If, as you said, 75 percent of the economy is linked directly or indirectly to the military, is that not a justification for the US to maintain sanctions?
That’s the elephant in the room. On a moral ground, a child in Myanmar has the same right to eat as a child in Thailand – which has just had a coup, and has no sanctions against it; a child in Malaysia, which has not had a change of government since independence, or a child in Laos or Vietnam, that has never seen an election in their lives. I look back at this and say, ‘What makes the children in Myanmar different? Why are they being treated with a different set of standards to neighbouring countries?’ Which, I might add, over the past few years have had a track record worse than Myanmar’s. Sure, there is a proportion of the United States that wants to keep the sanctions. But to what end?
Have there been changes in the way the US Office of Foreign Assets Control has managed these sanctions in recent years?
OFAC has actually strengthened the enforcement since August 2014. That strengthening and how they have interpreted the rules since has caused a chilling effect on investment in this country by US persons. American investment over the past year was only $2 million. If you count investment that’s channelled through holding company countries, you’re barely touching a quarter of a billion dollars. It makes us the 13th largest investor in Myanmar.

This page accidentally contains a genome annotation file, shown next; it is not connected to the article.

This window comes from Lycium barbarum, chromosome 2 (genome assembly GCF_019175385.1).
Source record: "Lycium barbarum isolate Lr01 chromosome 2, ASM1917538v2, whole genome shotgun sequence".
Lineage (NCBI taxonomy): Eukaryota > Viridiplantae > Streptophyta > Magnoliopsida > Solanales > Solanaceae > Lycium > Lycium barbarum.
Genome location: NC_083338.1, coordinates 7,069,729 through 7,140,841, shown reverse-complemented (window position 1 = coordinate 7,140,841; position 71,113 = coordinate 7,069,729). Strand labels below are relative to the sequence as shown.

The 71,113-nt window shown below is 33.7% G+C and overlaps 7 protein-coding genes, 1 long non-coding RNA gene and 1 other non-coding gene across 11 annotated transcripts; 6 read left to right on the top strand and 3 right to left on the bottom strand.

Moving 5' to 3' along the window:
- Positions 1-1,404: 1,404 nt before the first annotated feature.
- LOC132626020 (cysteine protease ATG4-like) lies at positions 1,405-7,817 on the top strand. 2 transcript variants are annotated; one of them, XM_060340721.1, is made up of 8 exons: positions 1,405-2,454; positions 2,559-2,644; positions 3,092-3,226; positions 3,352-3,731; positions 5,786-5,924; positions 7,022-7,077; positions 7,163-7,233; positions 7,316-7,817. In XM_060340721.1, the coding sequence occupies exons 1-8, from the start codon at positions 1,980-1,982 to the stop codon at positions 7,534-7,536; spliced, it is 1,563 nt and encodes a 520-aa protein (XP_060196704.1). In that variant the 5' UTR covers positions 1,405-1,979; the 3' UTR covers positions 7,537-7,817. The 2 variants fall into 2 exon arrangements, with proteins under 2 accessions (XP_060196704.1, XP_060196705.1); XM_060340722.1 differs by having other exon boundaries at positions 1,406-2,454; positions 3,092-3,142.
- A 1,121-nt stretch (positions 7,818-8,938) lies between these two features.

Although the rules say that companies must register their investments with OFAC if they invest US$500,000 or more, some investment companies who are investing the bare minimum are doing so anyway in the interests of transparency.
An example is American clothing retailer, The Gap, which has not invested heavily in Myanmar but still files reports with OFAC.
Exactly. GE [US multinational General Electric] concluded a transaction with Myanmar Airways worth more than US$1 billion, but it was all conducted offshore [which means it does not have to be declared]. On the ground, GE is very cautious about their spending – they do not want to cross that threshold.
That sounds like a technicality.
It’s not a technicality. The United States is a country of laws, and the law says that only if you make a landed investment into Myanmar, you have to report the half a million dollars. If you don’t make that investment in Myanmar, you don’t have to report it.
This is a requirement that is unique for Myanmar. It doesn’t apply to Thailand, which doesn’t have elections anymore. It doesn’t apply to Vietnam, which has never had elections. People are still disappearing off the street in Laos, and nobody seems to be blinking an eye.